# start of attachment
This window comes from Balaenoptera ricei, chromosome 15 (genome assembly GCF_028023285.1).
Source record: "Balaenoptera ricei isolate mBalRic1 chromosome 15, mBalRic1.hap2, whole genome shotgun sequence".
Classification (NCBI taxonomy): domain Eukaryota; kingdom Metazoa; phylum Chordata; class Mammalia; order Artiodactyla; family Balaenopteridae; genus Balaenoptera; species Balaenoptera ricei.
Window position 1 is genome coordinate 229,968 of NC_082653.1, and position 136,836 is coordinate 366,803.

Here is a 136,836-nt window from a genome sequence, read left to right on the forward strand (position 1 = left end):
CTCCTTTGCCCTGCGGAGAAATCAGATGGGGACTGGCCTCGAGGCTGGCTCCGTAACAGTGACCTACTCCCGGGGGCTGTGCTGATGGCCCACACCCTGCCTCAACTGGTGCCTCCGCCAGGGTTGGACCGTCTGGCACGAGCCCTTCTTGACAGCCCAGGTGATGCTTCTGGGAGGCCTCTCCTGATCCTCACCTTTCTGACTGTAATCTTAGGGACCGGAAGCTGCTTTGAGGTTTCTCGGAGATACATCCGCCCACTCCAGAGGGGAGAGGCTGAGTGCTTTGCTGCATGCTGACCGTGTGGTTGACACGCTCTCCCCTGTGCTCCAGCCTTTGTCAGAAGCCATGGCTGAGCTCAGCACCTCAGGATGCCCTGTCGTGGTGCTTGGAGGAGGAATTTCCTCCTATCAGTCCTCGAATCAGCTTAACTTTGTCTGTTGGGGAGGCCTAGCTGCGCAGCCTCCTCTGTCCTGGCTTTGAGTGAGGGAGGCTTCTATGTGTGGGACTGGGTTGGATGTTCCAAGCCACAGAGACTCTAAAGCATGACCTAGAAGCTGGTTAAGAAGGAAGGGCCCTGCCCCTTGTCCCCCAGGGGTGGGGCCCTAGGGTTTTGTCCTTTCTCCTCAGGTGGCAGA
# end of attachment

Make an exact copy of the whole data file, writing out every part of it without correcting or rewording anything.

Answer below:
This window comes from Balaenoptera ricei, chromosome 15 (genome assembly GCF_028023285.1).
Source record: "Balaenoptera ricei isolate mBalRic1 chromosome 15, mBalRic1.hap2, whole genome shotgun sequence".
Classification (NCBI taxonomy): domain Eukaryota; kingdom Metazoa; phylum Chordata; class Mammalia; order Artiodactyla; family Balaenopteridae; genus Balaenoptera; species Balaenoptera ricei.
Window position 1 is genome coordinate 229,968 of NC_082653.1, and position 136,836 is coordinate 366,803.

Here is a 136,836-nt window from a genome sequence, read left to right on the forward strand (position 1 = left end):
CTCCTTTGCCCTGCGGAGAAATCAGATGGGGACTGGCCTCGAGGCTGGCTCCGTAACAGTGACCTACTCCCGGGGGCTGTGCTGATGGCCCACACCCTGCCTCAACTGGTGCCTCCGCCAGGGTTGGACCGTCTGGCACGAGCCCTTCTTGACAGCCCAGGTGATGCTTCTGGGAGGCCTCTCCTGATCCTCACCTTTCTGACTGTAATCTTAGGGACCGGAAGCTGCTTTGAGGTTTCTCGGAGATACATCCGCCCACTCCAGAGGGGAGAGGCTGAGTGCTTTGCTGCATGCTGACCGTGTGGTTGACACGCTCTCCCCTGTGCTCCAGCCTTTGTCAGAAGCCATGGCTGAGCTCAGCACCTCAGGATGCCCTGTCGTGGTGCTTGGAGGAGGAATTTCCTCCTATCAGTCCTCGAATCAGCTTAACTTTGTCTGTTGGGGAGGCCTAGCTGCGCAGCCTCCTCTGTCCTGGCTTTGAGTGAGGGAGGCTTCTATGTGTGGGACTGGGTTGGATGTTCCAAGCCACAGAGACTCTAAAGCATGACCTAGAAGCTGGTTAAGAAGGAAGGGCCCTGCCCCTTGTCCCCCAGGGGTGGGGCCCTAGGGTTTTGTCCTTTCTCCTCAGGTGGCAGA